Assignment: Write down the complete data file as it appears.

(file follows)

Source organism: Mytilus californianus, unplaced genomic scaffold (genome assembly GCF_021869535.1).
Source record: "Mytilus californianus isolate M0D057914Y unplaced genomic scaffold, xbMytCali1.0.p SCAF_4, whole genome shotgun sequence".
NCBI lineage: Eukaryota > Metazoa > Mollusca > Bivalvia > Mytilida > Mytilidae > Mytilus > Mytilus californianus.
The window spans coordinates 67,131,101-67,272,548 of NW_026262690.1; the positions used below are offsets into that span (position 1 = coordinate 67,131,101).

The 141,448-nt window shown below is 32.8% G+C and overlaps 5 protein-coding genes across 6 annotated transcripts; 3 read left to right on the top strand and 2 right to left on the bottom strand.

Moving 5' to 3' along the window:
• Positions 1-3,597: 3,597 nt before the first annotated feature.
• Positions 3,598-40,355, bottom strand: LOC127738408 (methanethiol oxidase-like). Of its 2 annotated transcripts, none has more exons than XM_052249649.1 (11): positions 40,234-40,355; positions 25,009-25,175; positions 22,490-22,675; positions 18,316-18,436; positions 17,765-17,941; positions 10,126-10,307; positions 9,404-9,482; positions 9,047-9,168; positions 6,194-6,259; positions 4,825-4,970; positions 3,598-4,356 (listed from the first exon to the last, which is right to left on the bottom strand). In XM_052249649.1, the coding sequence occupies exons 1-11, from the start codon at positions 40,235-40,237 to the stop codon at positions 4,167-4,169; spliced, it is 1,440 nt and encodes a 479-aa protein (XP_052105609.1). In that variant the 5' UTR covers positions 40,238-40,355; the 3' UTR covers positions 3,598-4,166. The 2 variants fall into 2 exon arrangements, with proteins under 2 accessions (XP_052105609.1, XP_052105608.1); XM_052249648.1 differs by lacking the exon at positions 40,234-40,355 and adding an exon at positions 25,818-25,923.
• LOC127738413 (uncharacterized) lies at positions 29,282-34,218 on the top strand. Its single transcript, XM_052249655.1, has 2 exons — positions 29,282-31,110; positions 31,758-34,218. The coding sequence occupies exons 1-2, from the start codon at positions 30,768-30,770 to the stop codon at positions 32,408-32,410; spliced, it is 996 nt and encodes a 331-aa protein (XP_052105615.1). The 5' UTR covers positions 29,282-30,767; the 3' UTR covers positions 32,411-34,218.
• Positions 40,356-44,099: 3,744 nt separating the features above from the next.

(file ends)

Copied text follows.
Source organism: Mytilus californianus, unplaced genomic scaffold (genome assembly GCF_021869535.1).
Source record: "Mytilus californianus isolate M0D057914Y unplaced genomic scaffold, xbMytCali1.0.p SCAF_4, whole genome shotgun sequence".
NCBI lineage: Eukaryota > Metazoa > Mollusca > Bivalvia > Mytilida > Mytilidae > Mytilus > Mytilus californianus.
The window spans coordinates 67,131,101-67,272,548 of NW_026262690.1; the positions used below are offsets into that span (position 1 = coordinate 67,131,101).

The 141,448-nt window shown below is 32.8% G+C and overlaps 5 protein-coding genes across 6 annotated transcripts; 3 read left to right on the top strand and 2 right to left on the bottom strand.

Moving 5' to 3' along the window:
• Positions 1-3,597: 3,597 nt before the first annotated feature.
• Positions 3,598-40,355, bottom strand: LOC127738408 (methanethiol oxidase-like). Of its 2 annotated transcripts, none has more exons than XM_052249649.1 (11): positions 40,234-40,355; positions 25,009-25,175; positions 22,490-22,675; positions 18,316-18,436; positions 17,765-17,941; positions 10,126-10,307; positions 9,404-9,482; positions 9,047-9,168; positions 6,194-6,259; positions 4,825-4,970; positions 3,598-4,356 (listed from the first exon to the last, which is right to left on the bottom strand). In XM_052249649.1, the coding sequence occupies exons 1-11, from the start codon at positions 40,235-40,237 to the stop codon at positions 4,167-4,169; spliced, it is 1,440 nt and encodes a 479-aa protein (XP_052105609.1). In that variant the 5' UTR covers positions 40,238-40,355; the 3' UTR covers positions 3,598-4,166. The 2 variants fall into 2 exon arrangements, with proteins under 2 accessions (XP_052105609.1, XP_052105608.1); XM_052249648.1 differs by lacking the exon at positions 40,234-40,355 and adding an exon at positions 25,818-25,923.
• LOC127738413 (uncharacterized) lies at positions 29,282-34,218 on the top strand. Its single transcript, XM_052249655.1, has 2 exons — positions 29,282-31,110; positions 31,758-34,218. The coding sequence occupies exons 1-2, from the start codon at positions 30,768-30,770 to the stop codon at positions 32,408-32,410; spliced, it is 996 nt and encodes a 331-aa protein (XP_052105615.1). The 5' UTR covers positions 29,282-30,767; the 3' UTR covers positions 32,411-34,218.
• Positions 40,356-44,099: 3,744 nt separating the features above from the next.